Walking around Dublin, you can’t miss the campaign from Unilever. “Who wants lower prices on the Flora range?” one ad on the side of a building reads. “Who wants lower prices on Cif sprays?” another plastered on a bus asks. “Who wants lower prices on Vaseline lotions?” yet another begs. Each time the answer—punctuated by a check mark in a box—is unanimous: “Ireland says Yes!”
Smartly, the campaign is riding the wave that followed Ireland’s overwhelmingly positive vote for the Lisbon Treaty, which includes a pulling together of all EU members in matters of legislation, trade, etc. Following the Oct. 2 vote, there was an air of good feeling (which is thin on the ground), a slight togetherness and almost a sense of maturity in the country. (When the treaty first came up for a vote in June 2008, Ireland was the only country to have a referendum out of the 27 EU states, citing reasons such as loss of sovereignty and a lack of clarity around the specifics.)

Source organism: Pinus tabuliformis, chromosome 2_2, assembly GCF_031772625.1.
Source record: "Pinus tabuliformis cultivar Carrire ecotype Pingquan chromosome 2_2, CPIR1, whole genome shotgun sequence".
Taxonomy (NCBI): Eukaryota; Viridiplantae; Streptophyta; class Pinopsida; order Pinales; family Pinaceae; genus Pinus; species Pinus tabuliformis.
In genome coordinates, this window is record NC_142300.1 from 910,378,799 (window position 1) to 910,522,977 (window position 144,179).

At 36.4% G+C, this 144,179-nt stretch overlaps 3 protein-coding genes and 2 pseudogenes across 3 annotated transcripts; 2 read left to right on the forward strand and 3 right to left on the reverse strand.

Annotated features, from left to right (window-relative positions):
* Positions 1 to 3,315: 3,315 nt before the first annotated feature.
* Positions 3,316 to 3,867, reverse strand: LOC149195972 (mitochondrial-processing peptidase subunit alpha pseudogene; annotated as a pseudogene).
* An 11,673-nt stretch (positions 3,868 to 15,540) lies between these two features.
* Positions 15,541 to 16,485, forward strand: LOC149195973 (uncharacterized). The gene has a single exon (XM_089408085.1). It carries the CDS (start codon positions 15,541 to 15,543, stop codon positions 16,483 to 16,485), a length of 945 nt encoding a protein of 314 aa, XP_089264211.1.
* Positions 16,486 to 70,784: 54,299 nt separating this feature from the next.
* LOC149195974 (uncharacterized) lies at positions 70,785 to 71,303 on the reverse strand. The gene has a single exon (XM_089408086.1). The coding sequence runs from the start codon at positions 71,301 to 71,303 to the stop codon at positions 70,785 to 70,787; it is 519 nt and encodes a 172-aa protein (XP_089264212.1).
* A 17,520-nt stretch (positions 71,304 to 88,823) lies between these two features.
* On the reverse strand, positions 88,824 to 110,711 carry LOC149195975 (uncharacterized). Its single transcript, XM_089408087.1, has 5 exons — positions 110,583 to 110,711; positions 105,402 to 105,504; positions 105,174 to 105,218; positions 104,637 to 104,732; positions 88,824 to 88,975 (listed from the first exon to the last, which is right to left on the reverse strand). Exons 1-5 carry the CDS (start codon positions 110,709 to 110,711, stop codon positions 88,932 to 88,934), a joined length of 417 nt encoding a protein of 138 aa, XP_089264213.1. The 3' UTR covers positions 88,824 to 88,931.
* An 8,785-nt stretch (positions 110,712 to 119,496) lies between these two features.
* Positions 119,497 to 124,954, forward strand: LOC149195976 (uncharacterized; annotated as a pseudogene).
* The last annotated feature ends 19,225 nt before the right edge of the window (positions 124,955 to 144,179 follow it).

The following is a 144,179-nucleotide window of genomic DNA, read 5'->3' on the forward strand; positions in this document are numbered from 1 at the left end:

What’s even more smart is the fine print in the ads: Unilever says it’s reducing its prices for retailers “to help them reduce prices for you.” A press release about the campaign crams in the facts: “With 1.3 million Unilever products sold in retail outlets nationwide every day in Ireland and an average price reduction of 11 percent across 70 percent of its 900-strong brand portfolio, Unilever Ireland’s price reductions will play a significant part in delivering real value to consumers on premium brands.”
With Ireland’s unemployment rate hitting 13 percent, its citizens need all the help they can get. Unilever trimming prices positions the company as an ally in trying times and will help to instill good will in the consumer not only now but in the years to come.
Photo credit: Gavin Doyle